New Trump Administration Plan for Mexican Gray Wolves Puts the 'Lobo' on Path to Extinction
The Trump administration released on Wednesday its long-overdue recovery plan for Mexican gray wolves, one of the most endangered mammal species in North America with an estimated wild population of just over 100. However, the plan charts a course for extinction rather than recovery, cutting off wolf access to vital recovery habitat and failing to respond to mounting genetic threats to the species.
"It's a 'recovery plan' in name only. Without additional habitat and greater genetic diversity, the wolves will continue to teeter on the brink of extinction. The plan provides none of these essential needs," said Heidi McIntosh, an attorney with the nonprofit environmental legal organization, Earthjustice, which sued the federal government on behalf of conservation organizations.
The Trump administration refused to listen to the tens of thousands of people who asked them to fix their awful draft plan before finalizing it. Among the people who weighed in asking for stronger protections for the wolves were concerned citizens, business owners and scientists.
"Lobos waited decades for a plan to save them, only to be given one that does not guarantee recovery," said Bryan Bird, Southwest director for Defenders of Wildlife. "The U.S. Fish and Wildlife Service had the opportunity to build a plan on a foundation of science and conservation, but instead decided to let politics rule."
"Instead of moving forward with a plan based on legitimate, science-based recommendations, the Service collaborated exclusively with the very states that have gone to extraordinary lengths to obstruct Mexican wolf recovery," said Maggie Howell of the Wolf Conservation Center. "Critically endangered lobos deserve better."
"The Fish and Wildlife Service published over 250 pages of supporting 'scientific' justification, used a sophisticated model to predict extinction probabilities, then tossed the science aside and asked the states how many wolves they would tolerate with no scientific justification whatsoever," said David Parsons, former Mexican wolf recovery coordinator for the Fish and Wildlife Service. "Using the states' arbitrary upper limit as a population cap in the population viability model and forcing additional recovery needs to Mexico, the plan will guarantee that from now to eternity no more than a running average of 325 Mexican wolves will ever be allowed to exist in the entire U.S. Southwest. This plan is a disgraceful sham."
The best available science indicates that recovery of the Mexican gray wolf requires at least three connected populations totaling approximately 750 individuals, a carefully managed reintroduction effort that prioritizes improving the genetic health of the animals and the establishment of at least two additional population centers in the southern Rockies and in the Grand Canyon area.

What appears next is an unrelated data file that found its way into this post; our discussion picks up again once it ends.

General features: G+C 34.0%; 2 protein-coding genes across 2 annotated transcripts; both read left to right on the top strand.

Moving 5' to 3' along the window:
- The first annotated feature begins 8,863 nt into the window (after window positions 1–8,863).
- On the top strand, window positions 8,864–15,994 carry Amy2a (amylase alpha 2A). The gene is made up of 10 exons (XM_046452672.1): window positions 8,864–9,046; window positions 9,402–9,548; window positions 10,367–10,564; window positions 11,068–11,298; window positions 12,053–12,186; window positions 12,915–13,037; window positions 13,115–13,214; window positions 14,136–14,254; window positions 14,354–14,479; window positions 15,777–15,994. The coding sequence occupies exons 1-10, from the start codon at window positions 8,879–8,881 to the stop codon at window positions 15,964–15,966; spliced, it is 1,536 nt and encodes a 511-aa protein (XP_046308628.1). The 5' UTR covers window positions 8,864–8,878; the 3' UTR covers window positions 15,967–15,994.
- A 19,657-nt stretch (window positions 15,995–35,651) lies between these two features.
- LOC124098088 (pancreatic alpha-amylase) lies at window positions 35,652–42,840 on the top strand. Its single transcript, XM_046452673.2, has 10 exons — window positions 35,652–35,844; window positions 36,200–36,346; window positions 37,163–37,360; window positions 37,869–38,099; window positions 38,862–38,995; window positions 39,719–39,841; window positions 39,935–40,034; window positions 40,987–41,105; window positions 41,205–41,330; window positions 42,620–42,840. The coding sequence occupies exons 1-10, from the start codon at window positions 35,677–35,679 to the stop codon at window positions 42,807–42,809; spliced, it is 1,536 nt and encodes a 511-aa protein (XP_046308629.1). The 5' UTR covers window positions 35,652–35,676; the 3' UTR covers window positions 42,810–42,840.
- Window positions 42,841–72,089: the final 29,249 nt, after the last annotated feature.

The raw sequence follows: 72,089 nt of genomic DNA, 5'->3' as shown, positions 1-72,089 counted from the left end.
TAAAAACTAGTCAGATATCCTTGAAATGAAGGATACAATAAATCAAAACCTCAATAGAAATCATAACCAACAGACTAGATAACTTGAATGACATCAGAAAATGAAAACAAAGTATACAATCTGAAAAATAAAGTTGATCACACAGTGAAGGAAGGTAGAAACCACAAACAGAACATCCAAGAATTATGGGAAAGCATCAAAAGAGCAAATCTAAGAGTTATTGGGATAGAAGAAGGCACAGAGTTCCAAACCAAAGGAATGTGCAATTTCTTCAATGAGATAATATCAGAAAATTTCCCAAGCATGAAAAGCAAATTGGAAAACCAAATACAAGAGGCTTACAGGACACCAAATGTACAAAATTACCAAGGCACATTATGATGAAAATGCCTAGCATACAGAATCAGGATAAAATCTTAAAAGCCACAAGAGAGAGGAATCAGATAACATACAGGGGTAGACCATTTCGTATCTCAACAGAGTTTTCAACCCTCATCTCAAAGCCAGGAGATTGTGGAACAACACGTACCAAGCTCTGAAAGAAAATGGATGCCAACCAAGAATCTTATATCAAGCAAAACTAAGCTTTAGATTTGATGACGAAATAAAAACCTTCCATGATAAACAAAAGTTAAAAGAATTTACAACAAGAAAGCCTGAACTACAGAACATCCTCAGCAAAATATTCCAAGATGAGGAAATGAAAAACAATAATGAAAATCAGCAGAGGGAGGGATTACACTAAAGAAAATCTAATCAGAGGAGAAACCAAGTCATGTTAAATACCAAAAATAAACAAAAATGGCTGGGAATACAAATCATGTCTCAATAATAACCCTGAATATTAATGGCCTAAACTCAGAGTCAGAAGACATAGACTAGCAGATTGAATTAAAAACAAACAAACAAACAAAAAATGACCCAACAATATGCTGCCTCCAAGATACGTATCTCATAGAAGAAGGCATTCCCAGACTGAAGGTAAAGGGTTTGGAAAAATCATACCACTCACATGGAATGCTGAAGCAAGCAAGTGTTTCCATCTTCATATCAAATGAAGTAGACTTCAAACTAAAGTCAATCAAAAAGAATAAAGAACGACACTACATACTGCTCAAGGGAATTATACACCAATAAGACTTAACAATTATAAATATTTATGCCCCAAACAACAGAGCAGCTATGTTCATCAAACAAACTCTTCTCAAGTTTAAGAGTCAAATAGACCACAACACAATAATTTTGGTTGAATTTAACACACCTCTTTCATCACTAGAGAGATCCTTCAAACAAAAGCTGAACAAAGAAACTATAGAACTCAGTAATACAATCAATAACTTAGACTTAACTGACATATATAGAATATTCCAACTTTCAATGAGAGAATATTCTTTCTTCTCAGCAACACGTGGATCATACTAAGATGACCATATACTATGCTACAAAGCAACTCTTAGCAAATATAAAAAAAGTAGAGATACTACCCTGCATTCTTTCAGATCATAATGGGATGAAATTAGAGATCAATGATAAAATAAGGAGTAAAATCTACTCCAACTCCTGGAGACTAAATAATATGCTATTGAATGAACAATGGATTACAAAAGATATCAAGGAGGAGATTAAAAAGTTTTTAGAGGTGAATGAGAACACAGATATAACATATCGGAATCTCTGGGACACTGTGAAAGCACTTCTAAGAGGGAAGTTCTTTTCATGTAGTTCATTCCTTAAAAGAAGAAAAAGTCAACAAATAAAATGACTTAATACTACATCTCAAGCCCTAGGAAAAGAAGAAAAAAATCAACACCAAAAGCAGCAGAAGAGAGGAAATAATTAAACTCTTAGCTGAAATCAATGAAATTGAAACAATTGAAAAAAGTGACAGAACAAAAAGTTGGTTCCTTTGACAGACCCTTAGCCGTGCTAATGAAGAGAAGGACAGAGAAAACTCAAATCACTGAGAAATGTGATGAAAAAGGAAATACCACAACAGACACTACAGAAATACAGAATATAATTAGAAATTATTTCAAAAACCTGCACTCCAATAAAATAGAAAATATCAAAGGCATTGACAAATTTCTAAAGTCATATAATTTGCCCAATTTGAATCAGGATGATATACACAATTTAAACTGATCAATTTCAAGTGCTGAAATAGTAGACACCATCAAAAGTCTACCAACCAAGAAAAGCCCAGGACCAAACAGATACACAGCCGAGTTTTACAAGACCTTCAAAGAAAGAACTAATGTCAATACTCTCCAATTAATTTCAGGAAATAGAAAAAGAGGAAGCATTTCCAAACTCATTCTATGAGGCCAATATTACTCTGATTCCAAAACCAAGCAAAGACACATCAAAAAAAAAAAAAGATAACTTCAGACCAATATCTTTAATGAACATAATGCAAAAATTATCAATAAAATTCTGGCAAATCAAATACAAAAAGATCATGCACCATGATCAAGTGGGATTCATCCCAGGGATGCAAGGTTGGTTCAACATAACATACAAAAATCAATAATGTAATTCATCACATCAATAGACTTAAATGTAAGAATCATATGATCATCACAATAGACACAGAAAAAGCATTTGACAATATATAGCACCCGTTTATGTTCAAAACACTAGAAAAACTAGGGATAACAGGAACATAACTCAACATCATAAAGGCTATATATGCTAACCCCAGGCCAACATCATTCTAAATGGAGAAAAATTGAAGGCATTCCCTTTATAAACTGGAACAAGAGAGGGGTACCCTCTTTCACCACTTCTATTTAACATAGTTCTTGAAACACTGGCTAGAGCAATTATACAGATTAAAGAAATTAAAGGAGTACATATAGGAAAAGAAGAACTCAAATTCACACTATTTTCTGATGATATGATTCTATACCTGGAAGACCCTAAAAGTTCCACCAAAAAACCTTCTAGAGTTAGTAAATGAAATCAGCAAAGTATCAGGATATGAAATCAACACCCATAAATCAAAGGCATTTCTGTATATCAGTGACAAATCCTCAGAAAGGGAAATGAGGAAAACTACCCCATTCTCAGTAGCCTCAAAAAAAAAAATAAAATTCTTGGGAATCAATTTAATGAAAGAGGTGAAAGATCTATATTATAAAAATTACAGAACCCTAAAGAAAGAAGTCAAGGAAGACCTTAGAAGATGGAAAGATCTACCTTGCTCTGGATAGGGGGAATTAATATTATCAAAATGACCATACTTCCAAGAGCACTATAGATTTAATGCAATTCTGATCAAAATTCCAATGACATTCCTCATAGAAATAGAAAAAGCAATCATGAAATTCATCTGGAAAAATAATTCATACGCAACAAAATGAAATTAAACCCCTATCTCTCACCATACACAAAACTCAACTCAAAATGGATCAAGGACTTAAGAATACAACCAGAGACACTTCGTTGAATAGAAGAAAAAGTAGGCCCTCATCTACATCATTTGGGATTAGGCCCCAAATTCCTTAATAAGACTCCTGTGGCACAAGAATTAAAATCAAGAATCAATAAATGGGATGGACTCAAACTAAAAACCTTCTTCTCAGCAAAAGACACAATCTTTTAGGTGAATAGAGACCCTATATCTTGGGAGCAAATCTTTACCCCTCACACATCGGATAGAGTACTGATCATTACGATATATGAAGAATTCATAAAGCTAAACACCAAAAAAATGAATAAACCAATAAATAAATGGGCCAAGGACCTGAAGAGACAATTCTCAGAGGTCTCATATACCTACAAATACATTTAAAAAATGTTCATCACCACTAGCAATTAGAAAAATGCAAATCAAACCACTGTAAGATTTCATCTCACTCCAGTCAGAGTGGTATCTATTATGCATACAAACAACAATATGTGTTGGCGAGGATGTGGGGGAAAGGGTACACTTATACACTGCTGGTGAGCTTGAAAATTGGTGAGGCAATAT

"This isn't a recovery plan, it's a blueprint for disaster for Mexican gray wolves," said Michael Robinson, conservation advocate for the Center for Biological Diversity. "Limiting recovery to south of Interstate 40 keeps wolves out of the Grand Canyon and southern Rocky Mountains, areas that would greatly benefit from having wolves back and that scientists have determined are absolutely essential to their recovery."
The recovery plan just released by the Trump administration ignores the science and falls short in several key and interrelated ways:
- Fails to establish the additional population centers and limits wolves to inadequate habitat with low recovery potential;
- Does not provide for sufficient releases of wolves into the wild;
- Fails to ensure conservation and enhancement of genetic diversity to ameliorate inbreeding;
- Relies excessively on Mexico for recovery, where habitat is unpromising.
"It is critical for the health of the Mexican wolf population to obtain a sound, scientifically reviewed and based recovery plan. Politics should not play a role in management of an endangered species," said Virginia Busch, executive director of the Endangered Wolf Center.
The critically endangered Mexican gray wolf almost vanished from the face of the earth in the mid-20th century because of human persecution. The entire population of Mexican wolves alive today descends from just seven individuals that were captured and placed into a captive breeding program before the species was exterminated from the wild.
In 2014, Earthjustice on behalf of the Center for Biological Diversity, Defenders of Wildlife, retired Fish and Wildlife Service Mexican Wolf Recovery Coordinator David R. Parsons, the Endangered Wolf Center and the Wolf Conservation Center, filed a lawsuit against the U.S. Fish and Wildlife Service for failing to develop a recovery plan.
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With more than 1.7 million confirmed cases of COVID-19 in the United States and more than 100,000 deaths from the virus, physicians face unprecedented challenges in their efforts to keep Americans safe.
They also encounter what some call an "infodemic," an outbreak of misinformation that's making it more difficult to treat patients.